Australia must become part of ASEAN
Australia’s future lies in Asia — and its political survival rests on becoming part of the ASEAN community.
Although inconceivable to its majority Anglo population — the Asian Century will require a complete change of Australia’s foreign policy priorities.
The rise of China, ascent of states such as Indonesia, and the emerging Asian middle class evidence the dual challenge and opportunity of the region. South of the Indonesian archipelago, Australia will grapple with its proximity to this new engine of growth and strategic importance.
Australia currently accepts the tight cultural and logistical embrace of the United States. This has facilitated beneficial political, trade and defence-based co-operation. Historically, in exchange for receiving the US’ external protection, Australia has supported American initiatives abroad, including Iraq and Afghanistan. No doubt, by removing the perennial insecurities suffered by most states, the US security guarantee has allowed Australia to focus internally.
So far, this relationship has flourished under the superpower status of the United States. Australia has free-ridden off the benefits of regional stability in Asia, without having to thoroughly engage with, or see itself as a part of that community. Looming over the region, a US presence has frozen regional infighting, and stood behind Australia as its major ally. This has meant that Australia never derived its security from inside South East Asia. Instead, an ally with cultural and historical bonds alleviated the necessity of partaking in the cut and thrust of SEA politics.
For all its benefits — this arrangement has left Australia somewhat removed from SEA. Politicians do not conceive themselves as Asian statesman, or as part of a nation likely to become Asian itself. This conception of the national interest — and identity, is dangerously naïve. It places an over reliance on the United States in spite of changing times.
The US order is not yet in full retreat — but the center of international growth and influence is shifting North of the everyday Australian. Maybe not 10, or 20 years from now — but by around 2060, the US will be stretched to retain its unchallenged reach into Asia, as powers such as China and Indonesia contend for strategic space. Upholding its regional military presence may prove too costly, as China flexes its strategic muscle and responsibility — just as the US forced European powers out of 19th century South America.
Staunch defence of America’s Asian policy and presence will become increasingly costly to Australia. Why risk strangling domestic prosperity by participating in a military confrontation? Or rather — why blindly try to preserve a public good, which currently delivers diminishing marginal benefit to an Australia looking to live in the Asian Century. As put by Paul Keating, if China’s claim to regional influence is inevitable, clinging onto 20th century strategy will endanger our future role in the Asia-Pacific. With the relative decline of western influence, Australia must look within its region to find security — otherwise it will have held on to a weakened partner who over time, will have less of an interest in providing Australian security.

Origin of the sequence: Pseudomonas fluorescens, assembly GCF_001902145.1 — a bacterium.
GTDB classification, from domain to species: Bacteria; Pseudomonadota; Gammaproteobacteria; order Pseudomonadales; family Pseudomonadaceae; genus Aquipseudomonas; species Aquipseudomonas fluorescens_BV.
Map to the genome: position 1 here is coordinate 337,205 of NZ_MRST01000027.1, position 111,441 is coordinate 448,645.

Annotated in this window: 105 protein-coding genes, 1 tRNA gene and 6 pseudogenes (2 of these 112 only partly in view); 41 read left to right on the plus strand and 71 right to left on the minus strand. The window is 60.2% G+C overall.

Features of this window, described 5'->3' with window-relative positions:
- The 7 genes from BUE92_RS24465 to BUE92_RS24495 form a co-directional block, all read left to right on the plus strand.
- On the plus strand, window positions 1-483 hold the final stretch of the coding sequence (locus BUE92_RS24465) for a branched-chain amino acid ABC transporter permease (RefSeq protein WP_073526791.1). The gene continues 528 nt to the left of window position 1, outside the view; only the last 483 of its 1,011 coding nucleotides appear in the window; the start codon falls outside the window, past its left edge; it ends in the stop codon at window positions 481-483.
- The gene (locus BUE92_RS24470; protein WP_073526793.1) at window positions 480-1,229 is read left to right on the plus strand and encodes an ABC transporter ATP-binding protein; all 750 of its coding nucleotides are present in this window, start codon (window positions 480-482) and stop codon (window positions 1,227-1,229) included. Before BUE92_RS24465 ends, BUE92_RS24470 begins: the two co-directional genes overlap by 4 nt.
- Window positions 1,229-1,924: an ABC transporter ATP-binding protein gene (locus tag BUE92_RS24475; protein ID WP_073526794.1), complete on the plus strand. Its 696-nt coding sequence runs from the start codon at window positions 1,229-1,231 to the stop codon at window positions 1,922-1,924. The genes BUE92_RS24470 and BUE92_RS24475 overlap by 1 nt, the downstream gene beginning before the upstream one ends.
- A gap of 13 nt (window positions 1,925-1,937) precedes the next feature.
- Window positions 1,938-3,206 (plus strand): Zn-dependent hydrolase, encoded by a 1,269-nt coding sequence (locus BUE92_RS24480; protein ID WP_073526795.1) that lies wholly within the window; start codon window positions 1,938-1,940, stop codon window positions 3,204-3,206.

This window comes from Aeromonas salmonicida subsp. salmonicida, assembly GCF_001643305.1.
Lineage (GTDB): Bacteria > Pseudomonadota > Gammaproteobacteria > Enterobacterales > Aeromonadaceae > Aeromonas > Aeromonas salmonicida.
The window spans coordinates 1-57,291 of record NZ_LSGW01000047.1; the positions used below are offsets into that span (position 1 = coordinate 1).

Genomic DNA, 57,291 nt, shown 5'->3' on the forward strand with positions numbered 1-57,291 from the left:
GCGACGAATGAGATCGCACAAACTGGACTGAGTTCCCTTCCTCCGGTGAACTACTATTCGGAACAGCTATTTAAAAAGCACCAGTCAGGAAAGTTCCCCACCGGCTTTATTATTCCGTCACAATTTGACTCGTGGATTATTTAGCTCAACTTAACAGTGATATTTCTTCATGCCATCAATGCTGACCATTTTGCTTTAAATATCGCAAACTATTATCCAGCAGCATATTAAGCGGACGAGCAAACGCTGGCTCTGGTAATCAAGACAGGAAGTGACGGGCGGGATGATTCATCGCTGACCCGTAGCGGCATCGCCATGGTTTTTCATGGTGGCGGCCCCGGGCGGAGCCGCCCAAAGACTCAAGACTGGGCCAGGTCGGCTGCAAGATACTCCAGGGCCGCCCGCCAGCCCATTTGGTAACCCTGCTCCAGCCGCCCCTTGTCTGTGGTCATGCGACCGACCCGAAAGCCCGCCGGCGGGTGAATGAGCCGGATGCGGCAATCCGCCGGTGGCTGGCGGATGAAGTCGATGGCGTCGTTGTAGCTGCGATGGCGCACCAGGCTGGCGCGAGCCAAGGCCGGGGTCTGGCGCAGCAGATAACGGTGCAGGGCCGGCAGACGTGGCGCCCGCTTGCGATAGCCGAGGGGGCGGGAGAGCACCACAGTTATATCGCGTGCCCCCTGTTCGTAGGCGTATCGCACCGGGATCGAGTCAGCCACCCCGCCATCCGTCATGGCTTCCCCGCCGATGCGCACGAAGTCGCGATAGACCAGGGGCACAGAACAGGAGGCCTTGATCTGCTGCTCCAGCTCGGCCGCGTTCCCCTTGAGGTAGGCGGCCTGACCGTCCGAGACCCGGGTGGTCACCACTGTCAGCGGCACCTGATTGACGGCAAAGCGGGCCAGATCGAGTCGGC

Thus by pursuing business as usual, Australia will be left diplomatically marooned. Culturally Western, demographically hamstrung, and without the ardent support of the US, Australia would be hard pressed to secure its regional interests.
Instead, Australia should look to find a place in the ASEAN community. This would occur over the long-term, as the cultural differences between the two are significant. However the definition of a special relationship, such as the ASEAN+2 (With New Zealand) would allow for sufficient cultural space as to abate domestic concerns. Starting with trade co-operation, and extending into strategic co-operation, Australia — an industrialised power — would be well positioned to provide specific expertise.
Joining the ASEAN bloc would multiply Australian involvement in regional politics. This would realise the goal of deriving Australia’s security from within Asia, now a true stakeholder that is no longer insulated from the costs of instability or poor regional policy. Binding with the other 10 members of the organisation also strengthens Australia’s balance against unwelcome Chinese policy. But it does so without risking future isolation. Accepting the reality of gradual US retrenchment — Australia must vault over cultural inhibition to establish what former head of Singapore’s Foreign Ministry Kishore Mahbubani described as a “geopolitical buffer” against East Asian expansionism.
Australia cannot cling to history to inform its future Asia policy. To do so would be political suicide and risks isolating Australia from its own region. Australian policy makers must trace the shifting authority from the Atlantic to East Asia so they can secure their nations influence.
Still partially frozen by US power, this new reality does not seem pressing to current elites who value the current arrangement. They understandably realise the cultural pain of integrating with a distinctly Asian bloc, with Australian’s finding comfort in their Western alliances.
But they must awake to Mahbubani’s reality that there are no “painless” options for Australia. So as long as cultural discomfort remains better than isolation and insecurity, they must work quickly to lay the ASEAN groundwork.
Because the thaw has already started.